A massive army of goblins and other horrible monsters are waiting for orders by their base. A giant spider is close to the cave to the south. Several rings are on screen around the buildings.

Goblins (Dark)

Just like with the dwarves, the most brilliant thing about this faction is their basic resource building, which allows you to transport up to 5 units from one to another. It also makes sense, lorewise. Goblins, or ‘orcs’ as they’re known by elves and the like, are creatures of dark, deep spaces. They live inside caves and underground and only come out at night, so again this makes a lot of sense.

One of the things that always got me a bit annoyed about Battle for Middle-Earth 2, though, was that having a separate Goblin faction made absolutely no sense; you can, after all, recruit them in the other dark factions, since both Mordor and Isengard are the main recruiters for their forces. The game could easily have used either the Easterlings (men of the east that appear in Two Towers and Return of the King), the Corsairs of Umbar, or even both together as an evil faction of men or something like that, but I digress.

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The goblins’ army is basically a mix of different monsters, and you have to pay close attention to their specific settings in battle and work from there. They are not overly expensive units and there really aren’t that many of them (only three army buildings), but you have to be smart about which ones to recruit. For example, their archers are not the best, so I tend to focus on other creatures, such as their spiders, to use as scouts. I then use the spider riders, which are particularly fast, as an attack force – especially with Shelob (one of the heroes) to lead them. To deal with the pikemen that would make quick work out of them, I recruit either the trolls or the basic infantry, but not in large numbers.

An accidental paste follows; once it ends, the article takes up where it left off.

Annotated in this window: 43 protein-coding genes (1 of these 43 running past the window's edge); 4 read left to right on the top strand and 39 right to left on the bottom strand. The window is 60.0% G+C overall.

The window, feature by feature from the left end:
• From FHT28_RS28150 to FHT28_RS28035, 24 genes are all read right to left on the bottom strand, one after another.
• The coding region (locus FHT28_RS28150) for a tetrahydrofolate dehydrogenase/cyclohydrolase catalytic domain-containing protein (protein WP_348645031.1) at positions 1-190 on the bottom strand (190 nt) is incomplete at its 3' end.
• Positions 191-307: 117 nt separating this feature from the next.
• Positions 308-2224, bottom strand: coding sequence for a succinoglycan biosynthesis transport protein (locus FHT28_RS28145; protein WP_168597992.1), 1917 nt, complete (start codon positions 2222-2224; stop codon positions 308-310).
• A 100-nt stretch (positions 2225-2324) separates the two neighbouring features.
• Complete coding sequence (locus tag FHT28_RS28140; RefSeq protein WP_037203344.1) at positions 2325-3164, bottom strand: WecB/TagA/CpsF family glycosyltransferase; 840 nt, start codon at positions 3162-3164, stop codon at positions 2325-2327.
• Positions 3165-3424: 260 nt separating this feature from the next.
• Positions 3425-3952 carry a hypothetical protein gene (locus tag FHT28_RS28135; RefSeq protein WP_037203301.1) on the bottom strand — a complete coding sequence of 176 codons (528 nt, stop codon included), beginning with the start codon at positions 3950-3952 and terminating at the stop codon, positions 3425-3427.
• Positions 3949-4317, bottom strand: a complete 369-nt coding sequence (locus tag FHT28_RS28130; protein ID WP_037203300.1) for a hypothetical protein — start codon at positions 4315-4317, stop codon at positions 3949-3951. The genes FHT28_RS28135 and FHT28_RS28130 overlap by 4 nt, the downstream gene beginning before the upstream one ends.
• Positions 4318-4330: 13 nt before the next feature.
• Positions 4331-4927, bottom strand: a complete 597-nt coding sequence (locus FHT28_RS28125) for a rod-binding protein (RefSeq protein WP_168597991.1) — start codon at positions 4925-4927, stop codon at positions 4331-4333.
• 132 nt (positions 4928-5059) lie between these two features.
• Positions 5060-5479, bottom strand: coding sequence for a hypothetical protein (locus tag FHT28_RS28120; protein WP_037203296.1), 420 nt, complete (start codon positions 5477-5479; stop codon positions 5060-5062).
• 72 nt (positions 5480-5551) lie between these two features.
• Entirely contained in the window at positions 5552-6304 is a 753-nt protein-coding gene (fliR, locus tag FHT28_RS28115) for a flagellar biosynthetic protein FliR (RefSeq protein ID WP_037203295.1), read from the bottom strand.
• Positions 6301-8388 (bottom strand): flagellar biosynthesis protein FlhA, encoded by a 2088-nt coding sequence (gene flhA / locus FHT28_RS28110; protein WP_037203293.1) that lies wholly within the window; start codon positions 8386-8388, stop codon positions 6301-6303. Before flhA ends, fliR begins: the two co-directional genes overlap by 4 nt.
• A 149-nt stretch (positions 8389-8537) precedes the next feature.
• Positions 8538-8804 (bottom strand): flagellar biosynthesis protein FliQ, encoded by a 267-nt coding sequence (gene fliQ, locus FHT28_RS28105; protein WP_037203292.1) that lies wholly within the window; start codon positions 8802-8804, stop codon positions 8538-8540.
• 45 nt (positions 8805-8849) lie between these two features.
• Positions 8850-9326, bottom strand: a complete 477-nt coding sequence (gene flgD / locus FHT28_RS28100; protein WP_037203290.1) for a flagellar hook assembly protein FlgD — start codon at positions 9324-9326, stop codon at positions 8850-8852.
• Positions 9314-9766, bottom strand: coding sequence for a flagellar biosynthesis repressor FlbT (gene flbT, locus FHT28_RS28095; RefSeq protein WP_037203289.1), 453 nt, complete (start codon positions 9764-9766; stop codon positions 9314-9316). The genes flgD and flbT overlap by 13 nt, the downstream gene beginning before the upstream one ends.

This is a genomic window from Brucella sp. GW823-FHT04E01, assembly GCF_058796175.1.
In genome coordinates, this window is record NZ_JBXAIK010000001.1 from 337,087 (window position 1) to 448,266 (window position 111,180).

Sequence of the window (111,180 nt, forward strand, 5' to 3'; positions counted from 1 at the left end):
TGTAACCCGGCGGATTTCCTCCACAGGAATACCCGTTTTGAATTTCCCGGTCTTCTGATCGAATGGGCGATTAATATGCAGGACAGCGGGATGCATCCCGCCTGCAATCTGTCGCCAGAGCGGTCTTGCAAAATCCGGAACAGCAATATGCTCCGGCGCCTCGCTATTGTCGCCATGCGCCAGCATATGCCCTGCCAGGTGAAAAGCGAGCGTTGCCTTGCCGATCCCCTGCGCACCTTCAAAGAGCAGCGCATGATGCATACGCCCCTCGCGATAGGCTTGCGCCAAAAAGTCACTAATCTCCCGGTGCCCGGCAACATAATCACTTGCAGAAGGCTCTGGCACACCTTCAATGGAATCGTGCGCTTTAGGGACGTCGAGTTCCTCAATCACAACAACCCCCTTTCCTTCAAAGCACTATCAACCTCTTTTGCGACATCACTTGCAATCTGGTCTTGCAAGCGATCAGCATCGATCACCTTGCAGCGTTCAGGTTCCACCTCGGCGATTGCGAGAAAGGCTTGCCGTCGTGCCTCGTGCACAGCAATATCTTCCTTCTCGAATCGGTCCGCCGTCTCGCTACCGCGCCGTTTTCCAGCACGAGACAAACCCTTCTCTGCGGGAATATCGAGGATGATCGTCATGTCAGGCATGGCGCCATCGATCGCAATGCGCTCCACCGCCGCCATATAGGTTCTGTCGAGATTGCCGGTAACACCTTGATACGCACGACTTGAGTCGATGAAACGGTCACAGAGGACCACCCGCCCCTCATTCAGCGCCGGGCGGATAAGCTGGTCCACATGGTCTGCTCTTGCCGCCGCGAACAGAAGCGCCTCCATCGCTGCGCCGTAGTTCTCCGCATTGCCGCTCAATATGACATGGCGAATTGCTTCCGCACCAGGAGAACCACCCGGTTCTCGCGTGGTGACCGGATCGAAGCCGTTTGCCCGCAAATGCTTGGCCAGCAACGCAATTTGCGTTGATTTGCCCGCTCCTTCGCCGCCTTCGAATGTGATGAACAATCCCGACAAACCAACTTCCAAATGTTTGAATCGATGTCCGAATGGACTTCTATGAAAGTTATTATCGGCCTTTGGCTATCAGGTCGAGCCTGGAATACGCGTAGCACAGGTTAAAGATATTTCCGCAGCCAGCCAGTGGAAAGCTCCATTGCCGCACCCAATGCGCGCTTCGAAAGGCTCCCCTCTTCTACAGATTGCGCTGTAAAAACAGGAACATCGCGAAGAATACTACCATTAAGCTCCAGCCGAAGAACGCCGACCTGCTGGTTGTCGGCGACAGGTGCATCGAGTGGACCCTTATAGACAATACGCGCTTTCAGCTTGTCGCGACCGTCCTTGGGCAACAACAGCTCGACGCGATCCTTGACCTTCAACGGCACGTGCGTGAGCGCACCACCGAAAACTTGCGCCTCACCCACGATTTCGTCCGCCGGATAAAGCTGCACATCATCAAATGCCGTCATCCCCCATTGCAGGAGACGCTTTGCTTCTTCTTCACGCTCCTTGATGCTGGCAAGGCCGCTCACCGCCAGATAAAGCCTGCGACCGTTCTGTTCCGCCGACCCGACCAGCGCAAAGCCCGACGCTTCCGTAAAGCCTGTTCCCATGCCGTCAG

The heroes are quite pitiful. Aside from Shelob, you have a random Goblin King and a dragon, which is cool, but again this feels like the weakest faction of the lot.

Gimli and an army of dwarves are attacking some enemies close to the towers across the ridge.

What now?

Unfortunately, EA stopped selling the game and closed the online servers once they lost the rights for Lord of the Rings back in 2010. You can still buy the CDs on Amazon for an exorbitant amount of money, but honestly, a lot of laptops nowadays don’t have a CD drive, so you end up having to search for alternatives even if you do own the hard copy. One of those alternatives, that ended up getting quite famous among fans, is, which has brought back not only the game, but also the possibility to play it online. Another way to play online is to use GameRanger, which is known for online gaming with private servers – excellent for older games where official support has ended.

Battle for Middle-Earth 2 was positively received by Lord of the Rings and RTS fans alike, praised for its gameplay, graphics and even attention to detail and how it treats the lore. It even won IGN’s Editor’s Choice award in 2006. The appeal of this game for many is the combination of the fantastical, limitless open world that Tolkien created, with that drive of having to think critically and make difficult decisions while managing large forces that RTS fans crave so much to this day. There is even currently a fan remake under development labelled Battle for Middle-Earth: Reforged, which, from the YouTube videos released, looks brilliant, but unfortunately has no release date yet.

YouTube Thumbnail

For such an old game, Battle for Middle-Earth 2 still has a good following and it’s not difficult to find online partners to play with at any given day, especially during quarantine. Anyway you want to play it, you’ll be sure to have enjoyable hours ahead of you. Each choice you make when setting the game up, from the army you pick to where in the map you’ll start, has a different impact in the match, which will make you want to try numerous different combinations as you learn what your personal play style is.